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Calvin Coolidge came to tiny Verdi, Minnesota once. It was in 1926, when the presidential train made an unscheduled stop at the depot, but most of the people Silent Cal waved to on that proud day are gone now. So is the depot. So is much of the town: the 26-room hotel, the dance hall, the blacksmith shop, the lumberyard and the bank—in fact, almost everything except Verdi (pronounced VUR-die) High. It's so small—only 35 students in grades nine through 12—that it has to play nine-man football. So small, in fact, that its continued existence is in question. And the town (pop. 250) might not survive the school's demise, but if Verdi does go—oh, damn the clich�s—it will go with a bang, not a whimper. The Trojans of Verdi High were 7-0 last week, having completed the first undefeated season in their 26-year history, and they were getting ready to play top-ranked Starbuck in the first round of the Minnesota nine-man championships. The Trojans had beaten schools up to three times their size and outscored their opponents 340 to 24. Verdi—tiny, vanishing Verdi—is agog.
Nine-man football—there are no offensive tackles, and on defense the cornerbacks are eliminated, but aside from those differences and the fact that the field measures 80 x 40 yards instead of 100 X 53?, the rules are the same as for 11-man football—is played only in Minnesota and the Dakotas. Minnesota has 113 nine-man schools, and Verdi is the smallest of them. It survived the season with 15 players, but two of them were seventh-graders, one weighing 115 pounds, the other 88; another was in eighth grade. The future of Verdi football is problematic itself, unless Minnesota inaugurates five-man competition, which is how many players will remain when the Trojans' 10 seniors graduate. As Coach Joel Determan says, "Other coaches ask me, 'Will you be having a football team next year?' and I say, 'Probably not.' "
"We've thought about that all year," says Verdi senior Flanker Randy Hunter. "That's one reason why we're playing so hard."
The enrollment of Verdi High is so much smaller than even those of its nine-man Minnesota neighbors that it was forced to cross the South Dakota border, six miles west of town, to find all its regular-season opponents. Even there, the first school on the Trojans' schedule, Elkton, had 93 students in its top four grades. But Verdi won 55-6 and triumphed again the following week, 52-6 at Rutland. The week after that the defense really tightened in a 58-0 shutout of Lake Preston, a school with 88 students. On that day the sons of two Verdi dairy farmers did more than their share: Senior Defensive Tackle Dayle Grooters had 10 tackles, and Quarterback Deven Houselog, also a senior, rushed for two TDs, passed for another and scored a fourth on an interception return.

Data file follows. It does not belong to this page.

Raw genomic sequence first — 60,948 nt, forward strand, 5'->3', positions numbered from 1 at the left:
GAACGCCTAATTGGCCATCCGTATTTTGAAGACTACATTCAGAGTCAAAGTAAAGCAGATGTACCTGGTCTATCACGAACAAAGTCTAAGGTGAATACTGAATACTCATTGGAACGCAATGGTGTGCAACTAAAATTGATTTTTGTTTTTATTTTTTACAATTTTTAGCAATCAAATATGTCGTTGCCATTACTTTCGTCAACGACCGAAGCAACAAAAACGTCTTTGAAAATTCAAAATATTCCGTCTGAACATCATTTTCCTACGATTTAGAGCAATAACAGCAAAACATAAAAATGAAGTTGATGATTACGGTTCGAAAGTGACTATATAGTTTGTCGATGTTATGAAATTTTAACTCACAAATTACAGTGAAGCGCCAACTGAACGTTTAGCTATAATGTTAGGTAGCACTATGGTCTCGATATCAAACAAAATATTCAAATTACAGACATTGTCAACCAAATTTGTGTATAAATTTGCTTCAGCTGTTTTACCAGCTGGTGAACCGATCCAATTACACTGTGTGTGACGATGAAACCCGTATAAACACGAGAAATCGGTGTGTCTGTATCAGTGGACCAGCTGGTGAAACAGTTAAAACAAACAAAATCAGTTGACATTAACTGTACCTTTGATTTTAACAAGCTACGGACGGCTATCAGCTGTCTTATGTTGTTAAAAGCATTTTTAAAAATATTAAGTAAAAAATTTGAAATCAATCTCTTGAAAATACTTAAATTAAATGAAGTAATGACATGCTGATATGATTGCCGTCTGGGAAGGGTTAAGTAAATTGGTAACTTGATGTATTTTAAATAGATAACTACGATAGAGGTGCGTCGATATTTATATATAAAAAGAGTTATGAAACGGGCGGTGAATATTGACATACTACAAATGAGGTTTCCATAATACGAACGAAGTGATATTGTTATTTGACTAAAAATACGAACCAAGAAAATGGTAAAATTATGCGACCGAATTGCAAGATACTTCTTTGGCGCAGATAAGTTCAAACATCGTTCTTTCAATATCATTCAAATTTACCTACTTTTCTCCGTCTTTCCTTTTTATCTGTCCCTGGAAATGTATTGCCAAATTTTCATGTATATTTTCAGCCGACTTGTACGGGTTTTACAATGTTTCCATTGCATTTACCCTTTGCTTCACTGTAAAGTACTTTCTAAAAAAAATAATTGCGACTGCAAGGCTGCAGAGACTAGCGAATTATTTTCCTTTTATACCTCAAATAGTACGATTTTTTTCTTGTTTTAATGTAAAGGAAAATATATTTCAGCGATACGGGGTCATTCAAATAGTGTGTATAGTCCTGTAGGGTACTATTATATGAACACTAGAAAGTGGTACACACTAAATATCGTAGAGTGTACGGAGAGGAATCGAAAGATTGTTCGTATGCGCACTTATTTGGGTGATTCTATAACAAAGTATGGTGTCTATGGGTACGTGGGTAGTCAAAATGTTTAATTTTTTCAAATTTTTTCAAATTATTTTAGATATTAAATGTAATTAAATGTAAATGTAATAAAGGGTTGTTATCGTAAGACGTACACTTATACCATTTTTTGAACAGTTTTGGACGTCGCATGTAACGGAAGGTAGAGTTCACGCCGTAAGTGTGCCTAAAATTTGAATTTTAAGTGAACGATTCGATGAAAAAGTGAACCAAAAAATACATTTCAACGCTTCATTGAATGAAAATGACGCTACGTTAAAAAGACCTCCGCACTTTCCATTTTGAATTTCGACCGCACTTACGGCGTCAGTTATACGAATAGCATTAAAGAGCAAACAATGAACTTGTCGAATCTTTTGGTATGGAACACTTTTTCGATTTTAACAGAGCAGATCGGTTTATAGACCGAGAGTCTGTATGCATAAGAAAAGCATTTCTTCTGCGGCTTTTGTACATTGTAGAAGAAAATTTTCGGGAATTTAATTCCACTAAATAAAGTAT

Verdi was named for a local Catholic priest, or for the Italian composer, depending on whose story you believe. It is situated on a country road two miles west of state highway 75, in southwestern Minnesota, and to reach it from the main route you must pass through a grim landscape of steep little hills, with cows standing on the ridges, nibbling, it seems from a distance, on mud. In Verdi there's one main street, a row of surprisingly lovely cottonwood trees and a store-restaurant-gas station named Kit's Korner, where some of the world's friendliest people spend part of each day sipping coffee. There is very little else to do in Verdi. As the school janitor, Don Kuehl, said last week, "The biggest thing to happen in this town? Oh, once in a while the kids get in their cars and tear around. And in summer there are softball games all the time. But of course those won't compare to the Ramona game."
The center of Verdi is one-third of a mile square, and 45 people live there; the rest of the residents live on nearby farms. The town is ringed by fields of soybeans, corn, alfalfa and, in this wet fall, much mud. The school is on a muddy street a block and a half from Kit's. The gym, a Quonset hut, was used to store grain in nearby Ruthton until it was trucked to Verdi in 1966. There are no Nautilus machines, and the gym is 15 feet too narrow for a basketball court, so Verdi plays its home games across the border in Elkton.
On the eve of the Ramona game, most of Verdi's football players were, as usual, tending the cows on their fathers' farms. Houselog milked 23 Holsteins that evening, getting about three gallons from each. All summer he had baled hay. There are 35 acres of hayfields on the Houselog farm; at 100 bales per acre that is 3,500 bales weighing 75 to 100 pounds each. Most of them had to be piled in the barn by hand, jerked upward with the thighs and lower back. That may not be scientific weight training, but it isn't sitting in front of Hollywood Squares with a package of Twinkies, either.
At 6:30 the following morning—game day—a reasonable choice of activity for Verdi's favorite athletes would have been sleeping. It was 25� outside. But Verdi is no country-club suburb. Lights flickered on in local barns, and Grooters was out there, with his father, hauling pails of ground corn and silage for 50 dairy cows. After feeding the livestock, father and son milked each cow. All the while, cows came lumbering in and out of the barn doorway. Grooters, at 155 pounds, deftly shunted them aside. They weren't aggressive, but some of them weighed 1,500 pounds, and they moved surprisingly quickly.
At breakfast, Grooters' mother pondered aloud, "We've got four sons. Which one gets the farm?"